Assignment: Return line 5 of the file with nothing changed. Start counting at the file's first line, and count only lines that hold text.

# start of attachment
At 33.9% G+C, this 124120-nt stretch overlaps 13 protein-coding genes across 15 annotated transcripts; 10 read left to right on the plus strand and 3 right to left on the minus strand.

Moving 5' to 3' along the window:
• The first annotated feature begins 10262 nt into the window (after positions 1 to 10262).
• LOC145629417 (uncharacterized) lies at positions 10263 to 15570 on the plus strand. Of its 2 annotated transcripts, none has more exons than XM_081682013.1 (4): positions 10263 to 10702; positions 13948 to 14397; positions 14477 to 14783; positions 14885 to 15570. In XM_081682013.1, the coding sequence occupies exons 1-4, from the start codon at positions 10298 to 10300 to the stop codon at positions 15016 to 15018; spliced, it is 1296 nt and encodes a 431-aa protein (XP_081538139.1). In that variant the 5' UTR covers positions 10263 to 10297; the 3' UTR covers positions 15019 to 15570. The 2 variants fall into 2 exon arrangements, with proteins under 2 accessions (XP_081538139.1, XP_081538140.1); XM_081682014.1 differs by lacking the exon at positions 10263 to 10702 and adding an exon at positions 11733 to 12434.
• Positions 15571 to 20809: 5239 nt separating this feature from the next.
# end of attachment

• Positions 15571 to 20809: 5239 nt separating this feature from the next.